Cape Town - The absence of genuine all-rounders in the ODI set-up has long been a concern for the Proteas, but the performances of Chris Morris and David Wiese in the final
2-0 down in the series after Port Elizabeth, South Africa seemingly lacked the balance of their opposition.
But Morris' electrifying hitting display in Johannesburg on Friday night and then Wiese's performance with both bat and ball in Sunday's series decider in Cape Town have given a renewed sense of optimism.
With Wiese and Morris occupying the No 7 and No 8 positions, the Proteas have powerful batters in their lower order.
The decision to play both players for the last two ODIs meant that South Africa had to move away from their formula of playing seven specialist batsmen.
It was a change that needed to be made, according to captain AB de Villiers.
"It helps a lot," De Villiers said of having two genuine all-rounders in his side.
"I still like to think that we haven’t movedaway from the 'seven batsmen' option. That is something that we can still revisit given the conditions and situation.
"David and Chris definitely brought adifferent dynamic and change was needed after the first two ODIS. They reallybreathed a fresh confidence into the side. The way they played is phenomenal."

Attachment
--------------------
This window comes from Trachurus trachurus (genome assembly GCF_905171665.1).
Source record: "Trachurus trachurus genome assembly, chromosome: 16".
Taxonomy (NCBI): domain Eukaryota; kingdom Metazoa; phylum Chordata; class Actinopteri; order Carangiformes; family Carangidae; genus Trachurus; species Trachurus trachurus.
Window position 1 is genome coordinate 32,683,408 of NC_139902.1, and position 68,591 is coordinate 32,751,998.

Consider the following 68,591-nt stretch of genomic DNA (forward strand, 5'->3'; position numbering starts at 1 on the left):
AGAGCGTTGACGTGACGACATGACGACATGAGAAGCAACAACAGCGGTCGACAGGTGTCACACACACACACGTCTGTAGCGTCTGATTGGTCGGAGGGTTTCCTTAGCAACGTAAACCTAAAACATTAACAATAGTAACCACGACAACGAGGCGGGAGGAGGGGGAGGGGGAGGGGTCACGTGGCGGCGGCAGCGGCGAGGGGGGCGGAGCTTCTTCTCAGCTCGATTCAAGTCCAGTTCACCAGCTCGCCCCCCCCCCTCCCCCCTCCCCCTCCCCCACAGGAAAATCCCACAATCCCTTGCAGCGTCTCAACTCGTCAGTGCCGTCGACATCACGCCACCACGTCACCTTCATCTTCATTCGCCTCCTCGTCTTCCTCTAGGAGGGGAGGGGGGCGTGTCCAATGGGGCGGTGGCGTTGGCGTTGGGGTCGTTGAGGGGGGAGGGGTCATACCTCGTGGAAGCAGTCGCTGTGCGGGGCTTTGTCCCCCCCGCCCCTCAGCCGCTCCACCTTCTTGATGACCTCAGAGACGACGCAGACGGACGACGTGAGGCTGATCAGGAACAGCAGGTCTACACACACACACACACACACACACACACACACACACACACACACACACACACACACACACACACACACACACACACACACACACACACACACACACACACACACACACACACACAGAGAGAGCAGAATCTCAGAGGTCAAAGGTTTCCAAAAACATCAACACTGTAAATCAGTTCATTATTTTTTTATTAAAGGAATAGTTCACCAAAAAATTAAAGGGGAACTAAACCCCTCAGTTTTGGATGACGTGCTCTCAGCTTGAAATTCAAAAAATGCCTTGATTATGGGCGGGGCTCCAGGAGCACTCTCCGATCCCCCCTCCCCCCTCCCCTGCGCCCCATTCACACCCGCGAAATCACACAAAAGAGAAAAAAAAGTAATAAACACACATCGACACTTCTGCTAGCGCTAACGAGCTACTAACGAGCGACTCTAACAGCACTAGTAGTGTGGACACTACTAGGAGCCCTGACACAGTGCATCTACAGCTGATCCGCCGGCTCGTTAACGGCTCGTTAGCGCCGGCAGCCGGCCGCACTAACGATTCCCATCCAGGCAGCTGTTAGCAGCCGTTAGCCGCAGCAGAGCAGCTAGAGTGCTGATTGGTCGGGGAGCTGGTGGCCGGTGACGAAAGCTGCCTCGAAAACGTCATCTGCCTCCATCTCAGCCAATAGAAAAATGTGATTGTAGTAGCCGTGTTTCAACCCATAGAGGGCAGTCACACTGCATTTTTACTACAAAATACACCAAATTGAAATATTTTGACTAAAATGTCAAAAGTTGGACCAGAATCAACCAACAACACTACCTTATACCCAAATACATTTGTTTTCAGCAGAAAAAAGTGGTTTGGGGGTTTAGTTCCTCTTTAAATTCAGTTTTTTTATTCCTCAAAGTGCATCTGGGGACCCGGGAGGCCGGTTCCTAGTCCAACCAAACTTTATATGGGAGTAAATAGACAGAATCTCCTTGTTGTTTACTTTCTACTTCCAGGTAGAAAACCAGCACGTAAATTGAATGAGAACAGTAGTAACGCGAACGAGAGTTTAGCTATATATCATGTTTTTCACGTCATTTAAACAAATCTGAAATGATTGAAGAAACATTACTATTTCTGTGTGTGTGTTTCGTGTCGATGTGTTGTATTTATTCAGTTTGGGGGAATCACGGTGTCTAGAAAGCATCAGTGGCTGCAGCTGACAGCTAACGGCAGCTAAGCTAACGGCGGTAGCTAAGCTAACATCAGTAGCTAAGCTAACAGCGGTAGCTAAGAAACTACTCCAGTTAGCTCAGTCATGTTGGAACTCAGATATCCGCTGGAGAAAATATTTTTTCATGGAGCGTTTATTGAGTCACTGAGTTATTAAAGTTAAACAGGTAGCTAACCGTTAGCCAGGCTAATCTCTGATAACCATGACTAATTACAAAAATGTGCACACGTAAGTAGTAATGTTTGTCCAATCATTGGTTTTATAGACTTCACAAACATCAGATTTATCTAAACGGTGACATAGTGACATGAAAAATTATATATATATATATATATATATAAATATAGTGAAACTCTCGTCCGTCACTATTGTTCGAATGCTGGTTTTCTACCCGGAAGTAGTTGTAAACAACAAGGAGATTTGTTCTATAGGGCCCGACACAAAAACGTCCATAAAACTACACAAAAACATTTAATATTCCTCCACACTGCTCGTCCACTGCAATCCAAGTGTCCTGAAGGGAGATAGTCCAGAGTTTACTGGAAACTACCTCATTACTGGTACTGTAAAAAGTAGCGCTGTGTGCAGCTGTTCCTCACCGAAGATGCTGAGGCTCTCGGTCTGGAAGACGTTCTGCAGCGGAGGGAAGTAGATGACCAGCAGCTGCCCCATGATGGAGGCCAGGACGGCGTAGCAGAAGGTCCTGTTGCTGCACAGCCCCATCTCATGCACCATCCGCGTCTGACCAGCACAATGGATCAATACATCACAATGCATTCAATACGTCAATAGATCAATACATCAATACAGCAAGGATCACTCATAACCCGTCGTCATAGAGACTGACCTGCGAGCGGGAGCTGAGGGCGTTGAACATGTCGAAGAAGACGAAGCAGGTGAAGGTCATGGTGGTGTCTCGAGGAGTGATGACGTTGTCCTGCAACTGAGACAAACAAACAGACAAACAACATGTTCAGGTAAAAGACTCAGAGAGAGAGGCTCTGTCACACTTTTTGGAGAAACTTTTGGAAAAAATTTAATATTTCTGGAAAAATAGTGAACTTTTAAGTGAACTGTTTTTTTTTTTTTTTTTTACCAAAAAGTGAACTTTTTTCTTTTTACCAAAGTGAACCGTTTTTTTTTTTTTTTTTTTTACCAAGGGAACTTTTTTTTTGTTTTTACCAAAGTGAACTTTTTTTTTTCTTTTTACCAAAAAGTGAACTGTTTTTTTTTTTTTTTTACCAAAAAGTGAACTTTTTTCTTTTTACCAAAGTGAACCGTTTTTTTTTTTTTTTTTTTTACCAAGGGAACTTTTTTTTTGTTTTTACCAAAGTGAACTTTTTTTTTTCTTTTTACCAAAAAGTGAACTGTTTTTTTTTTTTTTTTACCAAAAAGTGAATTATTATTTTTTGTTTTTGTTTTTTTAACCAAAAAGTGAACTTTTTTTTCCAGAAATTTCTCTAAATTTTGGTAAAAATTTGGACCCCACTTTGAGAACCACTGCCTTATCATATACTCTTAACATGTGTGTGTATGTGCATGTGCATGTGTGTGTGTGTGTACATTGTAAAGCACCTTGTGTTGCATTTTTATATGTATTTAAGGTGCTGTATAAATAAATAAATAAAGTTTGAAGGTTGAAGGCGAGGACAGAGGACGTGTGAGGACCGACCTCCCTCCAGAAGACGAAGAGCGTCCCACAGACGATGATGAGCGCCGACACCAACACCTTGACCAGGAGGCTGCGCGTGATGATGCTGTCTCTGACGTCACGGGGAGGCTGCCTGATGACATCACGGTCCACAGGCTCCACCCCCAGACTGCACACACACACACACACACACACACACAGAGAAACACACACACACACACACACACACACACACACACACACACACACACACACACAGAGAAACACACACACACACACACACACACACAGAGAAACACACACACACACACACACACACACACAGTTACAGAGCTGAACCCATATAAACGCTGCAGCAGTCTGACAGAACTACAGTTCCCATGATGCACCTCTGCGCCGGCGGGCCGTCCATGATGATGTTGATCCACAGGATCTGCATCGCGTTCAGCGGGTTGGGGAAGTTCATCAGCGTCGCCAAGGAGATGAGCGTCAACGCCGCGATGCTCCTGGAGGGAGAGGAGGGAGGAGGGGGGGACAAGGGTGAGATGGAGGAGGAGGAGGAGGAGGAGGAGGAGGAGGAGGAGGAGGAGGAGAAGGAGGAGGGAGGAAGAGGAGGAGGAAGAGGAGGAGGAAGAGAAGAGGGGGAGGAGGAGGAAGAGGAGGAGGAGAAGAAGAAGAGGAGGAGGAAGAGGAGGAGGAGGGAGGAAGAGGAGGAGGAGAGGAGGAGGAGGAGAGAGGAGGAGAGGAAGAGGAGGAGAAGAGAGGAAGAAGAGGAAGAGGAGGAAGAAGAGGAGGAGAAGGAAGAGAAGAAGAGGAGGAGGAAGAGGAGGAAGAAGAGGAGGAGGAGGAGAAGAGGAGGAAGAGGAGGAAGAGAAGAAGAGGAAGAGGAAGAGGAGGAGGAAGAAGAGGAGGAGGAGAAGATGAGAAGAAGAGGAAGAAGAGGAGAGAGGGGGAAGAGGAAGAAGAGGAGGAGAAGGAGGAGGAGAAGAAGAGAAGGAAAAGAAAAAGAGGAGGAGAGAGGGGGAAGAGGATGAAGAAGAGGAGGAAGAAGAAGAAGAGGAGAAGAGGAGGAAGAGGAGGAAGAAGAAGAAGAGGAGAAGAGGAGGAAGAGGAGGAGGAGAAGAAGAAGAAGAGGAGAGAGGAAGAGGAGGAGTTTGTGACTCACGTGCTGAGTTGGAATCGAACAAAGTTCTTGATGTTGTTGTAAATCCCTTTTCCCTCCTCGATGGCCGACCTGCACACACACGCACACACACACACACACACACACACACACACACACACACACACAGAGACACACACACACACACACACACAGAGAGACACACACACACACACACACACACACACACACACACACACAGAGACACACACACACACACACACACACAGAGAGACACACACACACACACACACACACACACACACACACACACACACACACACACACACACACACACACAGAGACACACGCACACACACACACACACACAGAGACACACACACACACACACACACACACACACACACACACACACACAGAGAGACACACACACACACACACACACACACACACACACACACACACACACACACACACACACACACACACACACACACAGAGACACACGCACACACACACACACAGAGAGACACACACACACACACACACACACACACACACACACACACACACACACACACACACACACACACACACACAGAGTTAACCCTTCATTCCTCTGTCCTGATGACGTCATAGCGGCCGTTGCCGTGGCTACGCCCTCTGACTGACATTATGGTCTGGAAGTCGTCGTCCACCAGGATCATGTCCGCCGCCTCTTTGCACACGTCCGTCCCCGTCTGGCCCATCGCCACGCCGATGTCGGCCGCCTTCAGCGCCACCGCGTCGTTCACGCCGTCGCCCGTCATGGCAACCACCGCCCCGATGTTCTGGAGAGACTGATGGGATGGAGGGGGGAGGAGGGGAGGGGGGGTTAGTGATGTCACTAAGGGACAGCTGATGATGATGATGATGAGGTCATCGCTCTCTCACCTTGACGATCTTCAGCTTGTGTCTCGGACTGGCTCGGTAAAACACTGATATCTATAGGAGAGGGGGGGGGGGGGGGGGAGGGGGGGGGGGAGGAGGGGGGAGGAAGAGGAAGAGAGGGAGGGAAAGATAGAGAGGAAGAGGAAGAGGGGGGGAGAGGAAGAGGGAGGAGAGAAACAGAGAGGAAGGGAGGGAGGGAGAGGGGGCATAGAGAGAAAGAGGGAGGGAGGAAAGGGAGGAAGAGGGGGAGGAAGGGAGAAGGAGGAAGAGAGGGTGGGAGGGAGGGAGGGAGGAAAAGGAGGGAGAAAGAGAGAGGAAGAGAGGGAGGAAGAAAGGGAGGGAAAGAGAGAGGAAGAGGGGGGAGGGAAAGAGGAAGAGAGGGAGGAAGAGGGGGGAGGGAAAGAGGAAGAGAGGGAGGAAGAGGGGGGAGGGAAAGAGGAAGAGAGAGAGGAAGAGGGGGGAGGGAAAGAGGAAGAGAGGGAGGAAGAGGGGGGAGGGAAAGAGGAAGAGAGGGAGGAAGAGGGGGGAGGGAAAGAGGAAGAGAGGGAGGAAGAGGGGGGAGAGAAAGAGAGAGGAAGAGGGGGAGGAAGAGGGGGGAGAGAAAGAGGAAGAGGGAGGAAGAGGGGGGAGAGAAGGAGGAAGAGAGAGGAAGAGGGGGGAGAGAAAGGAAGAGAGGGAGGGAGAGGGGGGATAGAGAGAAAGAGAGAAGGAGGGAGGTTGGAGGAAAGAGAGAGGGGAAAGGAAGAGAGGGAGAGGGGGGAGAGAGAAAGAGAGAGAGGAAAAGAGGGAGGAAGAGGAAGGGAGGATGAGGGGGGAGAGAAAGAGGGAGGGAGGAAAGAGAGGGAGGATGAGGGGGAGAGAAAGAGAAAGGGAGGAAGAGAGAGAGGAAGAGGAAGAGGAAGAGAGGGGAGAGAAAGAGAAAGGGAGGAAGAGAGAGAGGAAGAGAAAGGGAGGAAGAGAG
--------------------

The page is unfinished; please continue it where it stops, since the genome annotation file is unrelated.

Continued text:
There are still question marks over Morris' bowling - his series figures 4/185 in 27 overs at a run rate of 6.85 will be of concern - but he has done enough to earn himself an extended run in this side.
Wiese has also taken his chance.
His figures of 3/50 on Sunday were perhaps a touch flattering given that two of his dismissals would have been called 'wide' had the batsman not played at them, but it was with bat in hand were the towering big-hitter impressed.
Wiese finished 41* off 32 balls and closed the game with authority - a job that Farhaan Behardien has has been expected to perform in the past.
Both Morris and Wiese are in the Proteas T20 squad that will play at home against England and Australia before jetting off to the World Twenty20 in India next month, and more good returns from them will go a long way towards convincing supporters that they are the men to take South Africa forward.